More importantly, self-aggrandizing harangues that turn the reporter into the story are not a legitimate form of journalism. As the Society of Professional Journalists warns, “injecting oneself into the story or creating news events for coverage is not objective reporting, and it ultimately calls into question the ability of a journalist to be independent, which can damage credibility.”

A reporter is entitled, and encouraged, to ask tough questions. In doing so, he/she should not argue and/or become belligerent and should ensure that his/her questions are objective and not self-serving. When these lines are blurred, this is problematic.

Acosta will have a lot of time to dwell about his most recent victory against the president. When other reporters are asking questions, Acosta will be able to sit there, stare at his hard pass, and think about how he one-upped President Trump.

Mr. Hakim’s articles have been published in the Washington Examiner, the Daily Caller, the Federalist, the Western Journal, American Thinkerand other online publications.  

Twitter: @ThoughtfulGOP


[PS: no matter what anybody else says, I can tell you Acosta did bring down his arm on the arm of the young lady hard enough to collapse her arm’s position, throw her forward and off balance, and could possibly have caused some form of injury. I was a courtroomqualified witness in testimony regarding exactly this sort of VIDEO EVIDENCE, for over 30 years. –JAF]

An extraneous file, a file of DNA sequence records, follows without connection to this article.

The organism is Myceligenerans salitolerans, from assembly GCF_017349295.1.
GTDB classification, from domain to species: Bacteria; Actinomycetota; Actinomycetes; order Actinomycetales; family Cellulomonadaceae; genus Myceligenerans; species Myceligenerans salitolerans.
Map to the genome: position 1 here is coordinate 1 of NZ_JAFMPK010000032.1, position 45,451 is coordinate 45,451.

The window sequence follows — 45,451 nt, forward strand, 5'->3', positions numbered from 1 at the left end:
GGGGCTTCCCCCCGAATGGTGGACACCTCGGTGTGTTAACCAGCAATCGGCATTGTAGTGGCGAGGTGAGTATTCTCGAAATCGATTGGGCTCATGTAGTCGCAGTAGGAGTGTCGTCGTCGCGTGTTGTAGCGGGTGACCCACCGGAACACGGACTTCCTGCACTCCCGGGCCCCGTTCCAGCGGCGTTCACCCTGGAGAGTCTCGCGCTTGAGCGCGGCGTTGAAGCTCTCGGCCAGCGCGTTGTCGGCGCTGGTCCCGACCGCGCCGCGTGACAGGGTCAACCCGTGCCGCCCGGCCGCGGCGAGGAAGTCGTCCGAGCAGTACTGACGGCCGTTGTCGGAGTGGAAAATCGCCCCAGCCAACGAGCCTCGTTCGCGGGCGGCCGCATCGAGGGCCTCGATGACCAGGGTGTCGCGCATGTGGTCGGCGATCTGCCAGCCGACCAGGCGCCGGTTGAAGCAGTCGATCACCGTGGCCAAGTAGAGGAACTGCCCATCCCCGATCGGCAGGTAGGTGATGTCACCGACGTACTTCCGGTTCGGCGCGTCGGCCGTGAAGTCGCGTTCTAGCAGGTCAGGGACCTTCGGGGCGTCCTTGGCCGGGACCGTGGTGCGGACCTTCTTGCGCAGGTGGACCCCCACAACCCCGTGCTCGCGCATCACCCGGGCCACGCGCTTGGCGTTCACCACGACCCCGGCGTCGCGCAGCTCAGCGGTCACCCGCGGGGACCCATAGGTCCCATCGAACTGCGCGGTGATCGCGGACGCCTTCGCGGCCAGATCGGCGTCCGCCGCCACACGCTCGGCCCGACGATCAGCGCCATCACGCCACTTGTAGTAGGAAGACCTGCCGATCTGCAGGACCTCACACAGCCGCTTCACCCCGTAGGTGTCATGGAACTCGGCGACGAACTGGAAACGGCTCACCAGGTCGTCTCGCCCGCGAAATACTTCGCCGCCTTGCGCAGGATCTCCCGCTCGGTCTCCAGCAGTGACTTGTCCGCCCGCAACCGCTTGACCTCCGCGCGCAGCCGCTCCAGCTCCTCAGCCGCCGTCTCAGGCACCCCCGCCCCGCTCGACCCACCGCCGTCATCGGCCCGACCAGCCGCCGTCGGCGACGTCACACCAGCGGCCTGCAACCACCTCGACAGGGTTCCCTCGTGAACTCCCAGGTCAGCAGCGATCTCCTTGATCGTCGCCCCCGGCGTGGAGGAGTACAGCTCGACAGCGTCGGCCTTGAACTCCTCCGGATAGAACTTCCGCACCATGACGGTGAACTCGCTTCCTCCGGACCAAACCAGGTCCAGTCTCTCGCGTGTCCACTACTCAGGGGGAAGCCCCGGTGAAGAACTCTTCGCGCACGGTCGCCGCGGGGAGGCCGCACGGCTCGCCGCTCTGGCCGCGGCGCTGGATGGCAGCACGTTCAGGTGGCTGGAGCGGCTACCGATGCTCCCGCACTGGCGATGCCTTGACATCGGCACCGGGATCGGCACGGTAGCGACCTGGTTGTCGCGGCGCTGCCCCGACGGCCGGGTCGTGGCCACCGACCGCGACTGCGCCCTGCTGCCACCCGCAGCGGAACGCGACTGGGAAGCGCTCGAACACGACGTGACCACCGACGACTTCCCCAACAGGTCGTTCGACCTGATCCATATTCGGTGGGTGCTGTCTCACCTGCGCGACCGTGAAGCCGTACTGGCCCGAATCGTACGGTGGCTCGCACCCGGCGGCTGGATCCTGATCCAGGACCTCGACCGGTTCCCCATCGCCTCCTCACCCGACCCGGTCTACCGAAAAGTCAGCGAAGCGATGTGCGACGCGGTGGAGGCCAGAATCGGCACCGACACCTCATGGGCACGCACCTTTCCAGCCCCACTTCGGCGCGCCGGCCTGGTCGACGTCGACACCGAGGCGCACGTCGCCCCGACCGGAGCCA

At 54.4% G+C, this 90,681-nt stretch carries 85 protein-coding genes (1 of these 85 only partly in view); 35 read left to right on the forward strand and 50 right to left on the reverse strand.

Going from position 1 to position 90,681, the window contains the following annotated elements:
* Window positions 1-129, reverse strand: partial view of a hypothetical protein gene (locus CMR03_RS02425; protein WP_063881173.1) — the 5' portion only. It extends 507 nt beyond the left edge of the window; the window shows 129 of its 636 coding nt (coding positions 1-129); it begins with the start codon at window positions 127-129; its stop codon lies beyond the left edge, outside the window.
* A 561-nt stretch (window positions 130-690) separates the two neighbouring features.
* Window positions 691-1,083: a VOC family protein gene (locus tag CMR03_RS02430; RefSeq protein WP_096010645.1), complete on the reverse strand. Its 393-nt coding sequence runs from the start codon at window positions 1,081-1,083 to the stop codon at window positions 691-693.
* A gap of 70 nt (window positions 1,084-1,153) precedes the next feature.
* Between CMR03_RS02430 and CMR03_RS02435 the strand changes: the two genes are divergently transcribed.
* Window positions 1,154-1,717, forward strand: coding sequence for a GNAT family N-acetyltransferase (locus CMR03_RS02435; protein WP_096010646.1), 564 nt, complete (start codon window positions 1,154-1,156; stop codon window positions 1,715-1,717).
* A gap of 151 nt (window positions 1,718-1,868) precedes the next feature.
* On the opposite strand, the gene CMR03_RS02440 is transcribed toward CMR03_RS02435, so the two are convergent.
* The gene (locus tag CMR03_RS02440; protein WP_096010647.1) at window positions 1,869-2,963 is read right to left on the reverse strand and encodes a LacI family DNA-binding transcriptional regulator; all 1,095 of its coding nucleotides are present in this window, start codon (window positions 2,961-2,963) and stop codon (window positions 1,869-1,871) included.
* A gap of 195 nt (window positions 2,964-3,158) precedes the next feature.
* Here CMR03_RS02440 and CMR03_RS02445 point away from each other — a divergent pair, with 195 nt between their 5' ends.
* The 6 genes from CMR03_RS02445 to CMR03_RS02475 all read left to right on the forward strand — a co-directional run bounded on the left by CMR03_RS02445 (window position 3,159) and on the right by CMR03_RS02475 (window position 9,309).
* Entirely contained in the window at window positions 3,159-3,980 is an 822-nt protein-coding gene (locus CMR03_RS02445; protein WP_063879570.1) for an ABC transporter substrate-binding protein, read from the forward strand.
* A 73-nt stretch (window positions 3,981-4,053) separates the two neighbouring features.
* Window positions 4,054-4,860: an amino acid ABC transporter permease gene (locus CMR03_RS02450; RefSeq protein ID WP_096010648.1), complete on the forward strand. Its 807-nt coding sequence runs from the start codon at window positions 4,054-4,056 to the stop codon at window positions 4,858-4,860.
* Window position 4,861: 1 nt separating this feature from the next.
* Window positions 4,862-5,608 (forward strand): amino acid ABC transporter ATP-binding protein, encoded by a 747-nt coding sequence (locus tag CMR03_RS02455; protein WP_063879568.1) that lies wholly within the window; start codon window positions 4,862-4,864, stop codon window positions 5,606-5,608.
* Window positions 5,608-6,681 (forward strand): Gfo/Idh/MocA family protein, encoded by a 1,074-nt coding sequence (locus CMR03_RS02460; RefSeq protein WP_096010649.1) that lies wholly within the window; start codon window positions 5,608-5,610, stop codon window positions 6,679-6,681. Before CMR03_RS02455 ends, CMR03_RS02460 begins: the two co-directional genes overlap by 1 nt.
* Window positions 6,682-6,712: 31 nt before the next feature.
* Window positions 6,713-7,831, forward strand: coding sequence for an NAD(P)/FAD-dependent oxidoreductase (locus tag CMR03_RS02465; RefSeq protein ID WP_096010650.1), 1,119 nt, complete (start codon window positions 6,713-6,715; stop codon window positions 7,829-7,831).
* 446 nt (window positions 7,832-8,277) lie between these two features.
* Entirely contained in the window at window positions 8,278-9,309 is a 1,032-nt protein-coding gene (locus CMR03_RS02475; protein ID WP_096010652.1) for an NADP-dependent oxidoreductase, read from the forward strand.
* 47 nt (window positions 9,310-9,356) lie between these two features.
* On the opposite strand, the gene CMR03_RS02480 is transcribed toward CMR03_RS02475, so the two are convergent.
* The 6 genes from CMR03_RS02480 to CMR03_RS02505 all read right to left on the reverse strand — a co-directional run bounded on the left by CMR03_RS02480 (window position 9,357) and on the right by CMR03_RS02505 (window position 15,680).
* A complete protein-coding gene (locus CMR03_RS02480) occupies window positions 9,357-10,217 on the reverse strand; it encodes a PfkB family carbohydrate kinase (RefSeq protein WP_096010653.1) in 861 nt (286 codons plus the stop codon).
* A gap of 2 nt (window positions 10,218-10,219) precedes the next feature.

ANNOUNCING: Veteran’s Tales, a website for Veteran’s by Veterans

Vassar Bushmills

I’m extra pleased to announce the launching of a new website, by veteran’s for veterans, called “Veteran’s’ Tales”. I’ve been fortunate to join with Allen Ness, US Army Paratrooper, Master Sergeant, Retired, and Dave Poff, aka Haystack from RedState.com fame, to form a new 501 (3) c website, “Veterans’ Tales”.

I’m really excited about this program because it seems veterans have no place where they can go and share stories with their mates. And the world.

A lot of lost history there, and we mean to restore as much as we can, including letters and photos from family albums going back as far those family histories will provide, including extracting some poignant letters and stories from known works, such as Ernie Pyle, and Bill Mauldin.

I think this is a site of first instance.

***The basic premise will be based on military members’ encounters with people in surrounding communities, both in the US and abroad. As you know veterans have keener eyes and sensibilities about ordinary people, and it’s long been a goal of mine to restore that connection, which I began with my “Famous Common People I have Known” essays.

It was my short Lent Season story, here, about my Jeepney driver, Benny, in the Philippines in 1974 that caused some veterans to contact me and suggest this site.

But I also expect there will be other more sober and cathartic tales, as well; stories military members have kept buried for years. As a legal officer in the Far East during the Vietnam War I spent countless hours counseling with soldiers, from E-3 to Captain, about more sobering tales from Vietnam, Japan and Korea.

***The site is under construction, VeteransTales.org, and we need to raise money to carry us through the start-up, about 6 months, at which time we hope to have several thousand regular viewers. Right now our people are working without pay, but we plan to carry three (3) salaried positions.

A dedicated Donor site will be set up within the week. Every donor will be highlighted on a separate Sponsor page, but all the donors in this start-up phase will be specially recognized as Founders, regardless of the size of their donation.